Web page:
Almost Business as Usual: Syracuse Common Councilors Hold First Virtual Meeting
The COVID-19 pandemic has forced many family, business, and government meetings to be held virtually, and that includes Monday’s Syracuse Common Council meeting.
"Will the clerk please call the roll," said Council President Helen Hudson.
"Yes, madame president," said City Clerk John Copanas, as he called out councilors' names.
For probably the first time in the city’s history, councilors were not present in chambers for a regular voting session. Instead, with permission from the governor’s office, they voted remotely via web conference. One of the items on the agenda was to approve a labor agreement between the city and the police union, and to amend the budget to cover the $20 million additional cost over the 4.5 year contract. This is the same deal that councilors rejected twice before. Councilor Tim Rudd has led the opposition.
"There are three questions: How much does it cost, what value do we get, how do we pay. Over time, the answers just fell short. In the simplest terms, we just don't have the money to pay for this contract. With that, I introduce it, and I urge everyone to vote against it."
And they did, by a margin of 8 to 1, with councilor Joe Carni the lone yes vote. This most likely means the contract will go to arbitration, where a third party will try to reach some middle ground. The contract details were hashed out for months between the Walsh administration and union leaders, who agreed the educational, second language, and longevity incentives are needed to make the department competitive in recruiting and retaining officers. Police Chief Kenton Buckner pleaded with councilors in December to plan for the future of the police force, which he says is in a crisis.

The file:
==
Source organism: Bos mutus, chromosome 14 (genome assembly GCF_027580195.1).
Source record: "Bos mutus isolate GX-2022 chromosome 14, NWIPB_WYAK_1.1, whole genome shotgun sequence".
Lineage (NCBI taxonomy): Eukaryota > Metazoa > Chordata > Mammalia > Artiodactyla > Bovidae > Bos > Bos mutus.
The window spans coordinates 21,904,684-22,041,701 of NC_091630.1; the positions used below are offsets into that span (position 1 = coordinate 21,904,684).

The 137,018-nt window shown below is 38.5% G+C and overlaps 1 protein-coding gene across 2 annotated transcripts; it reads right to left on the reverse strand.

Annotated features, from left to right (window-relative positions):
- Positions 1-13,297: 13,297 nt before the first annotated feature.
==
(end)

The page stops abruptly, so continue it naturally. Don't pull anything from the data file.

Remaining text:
CITY HALL WATER DAMAGE
Councilors took action Monday to free up funds to repair parts of city hall severely damaged by a water pipe break over the weekend. Chief Administrative Officer Frank Caliva says it burst in the mayor's suite, and ran for about 12 hours flooding the payment office below. Councilors needed to approve the payment of the $100,000 insurance deductible. Caliva says they're still getting estimates for the work that needs to be done.
"The first thing that needs to be done is asbestos abatement in order for the ceiling to be repaired. They think there may be asbestos in the floor underneath the carpet tiles, and they think that may be the case in the mayor's suite as well."
Caliva says it'll take about a week of preparation, then asbestos removal will take two to three weeks. The estimated cost of that alone is at least $170,000. He says they're trying to dry out and salvage equipment, as well as freeze-drying about 12 cartons of documents.